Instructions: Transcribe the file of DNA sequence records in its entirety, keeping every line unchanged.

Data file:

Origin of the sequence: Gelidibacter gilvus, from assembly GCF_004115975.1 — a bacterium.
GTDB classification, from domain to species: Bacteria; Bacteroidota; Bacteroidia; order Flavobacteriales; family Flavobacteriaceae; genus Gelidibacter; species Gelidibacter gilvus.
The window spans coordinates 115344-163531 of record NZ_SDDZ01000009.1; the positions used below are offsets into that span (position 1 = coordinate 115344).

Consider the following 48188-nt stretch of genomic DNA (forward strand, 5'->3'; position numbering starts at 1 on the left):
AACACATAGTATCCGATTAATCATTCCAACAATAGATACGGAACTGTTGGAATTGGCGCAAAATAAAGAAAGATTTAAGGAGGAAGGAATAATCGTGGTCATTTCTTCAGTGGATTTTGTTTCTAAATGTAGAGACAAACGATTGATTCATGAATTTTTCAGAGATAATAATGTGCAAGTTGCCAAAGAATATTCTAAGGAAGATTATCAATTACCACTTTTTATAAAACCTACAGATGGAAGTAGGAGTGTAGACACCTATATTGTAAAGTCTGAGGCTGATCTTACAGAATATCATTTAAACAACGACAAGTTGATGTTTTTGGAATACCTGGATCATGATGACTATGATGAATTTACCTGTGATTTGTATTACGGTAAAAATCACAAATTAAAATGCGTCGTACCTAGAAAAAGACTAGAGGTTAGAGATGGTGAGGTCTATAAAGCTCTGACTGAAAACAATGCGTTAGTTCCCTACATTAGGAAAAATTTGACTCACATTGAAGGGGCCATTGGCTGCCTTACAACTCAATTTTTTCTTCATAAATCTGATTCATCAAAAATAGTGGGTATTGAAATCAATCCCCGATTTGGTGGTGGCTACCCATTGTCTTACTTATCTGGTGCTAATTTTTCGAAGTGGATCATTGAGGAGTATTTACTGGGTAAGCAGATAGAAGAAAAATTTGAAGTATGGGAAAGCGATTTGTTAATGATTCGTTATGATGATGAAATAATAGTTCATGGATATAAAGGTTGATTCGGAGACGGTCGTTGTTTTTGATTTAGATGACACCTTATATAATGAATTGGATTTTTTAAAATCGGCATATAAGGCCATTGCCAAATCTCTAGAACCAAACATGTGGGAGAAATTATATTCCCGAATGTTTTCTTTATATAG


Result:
Origin of the sequence: Gelidibacter gilvus, from assembly GCF_004115975.1 — a bacterium.
GTDB classification, from domain to species: Bacteria; Bacteroidota; Bacteroidia; order Flavobacteriales; family Flavobacteriaceae; genus Gelidibacter; species Gelidibacter gilvus.
The window spans coordinates 115344-163531 of record NZ_SDDZ01000009.1; the positions used below are offsets into that span (position 1 = coordinate 115344).

Consider the following 48188-nt stretch of genomic DNA (forward strand, 5'->3'; position numbering starts at 1 on the left):
AACACATAGTATCCGATTAATCATTCCAACAATAGATACGGAACTGTTGGAATTGGCGCAAAATAAAGAAAGATTTAAGGAGGAAGGAATAATCGTGGTCATTTCTTCAGTGGATTTTGTTTCTAAATGTAGAGACAAACGATTGATTCATGAATTTTTCAGAGATAATAATGTGCAAGTTGCCAAAGAATATTCTAAGGAAGATTATCAATTACCACTTTTTATAAAACCTACAGATGGAAGTAGGAGTGTAGACACCTATATTGTAAAGTCTGAGGCTGATCTTACAGAATATCATTTAAACAACGACAAGTTGATGTTTTTGGAATACCTGGATCATGATGACTATGATGAATTTACCTGTGATTTGTATTACGGTAAAAATCACAAATTAAAATGCGTCGTACCTAGAAAAAGACTAGAGGTTAGAGATGGTGAGGTCTATAAAGCTCTGACTGAAAACAATGCGTTAGTTCCCTACATTAGGAAAAATTTGACTCACATTGAAGGGGCCATTGGCTGCCTTACAACTCAATTTTTTCTTCATAAATCTGATTCATCAAAAATAGTGGGTATTGAAATCAATCCCCGATTTGGTGGTGGCTACCCATTGTCTTACTTATCTGGTGCTAATTTTTCGAAGTGGATCATTGAGGAGTATTTACTGGGTAAGCAGATAGAAGAAAAATTTGAAGTATGGGAAAGCGATTTGTTAATGATTCGTTATGATGATGAAATAATAGTTCATGGATATAAAGGTTGATTCGGAGACGGTCGTTGTTTTTGATTTAGATGACACCTTATATAATGAATTGGATTTTTTAAAATCGGCATATAAGGCCATTGCCAAATCTCTAGAACCAAACATGTGGGAGAAATTATATTCCCGAATGTTTTCTTTATATAG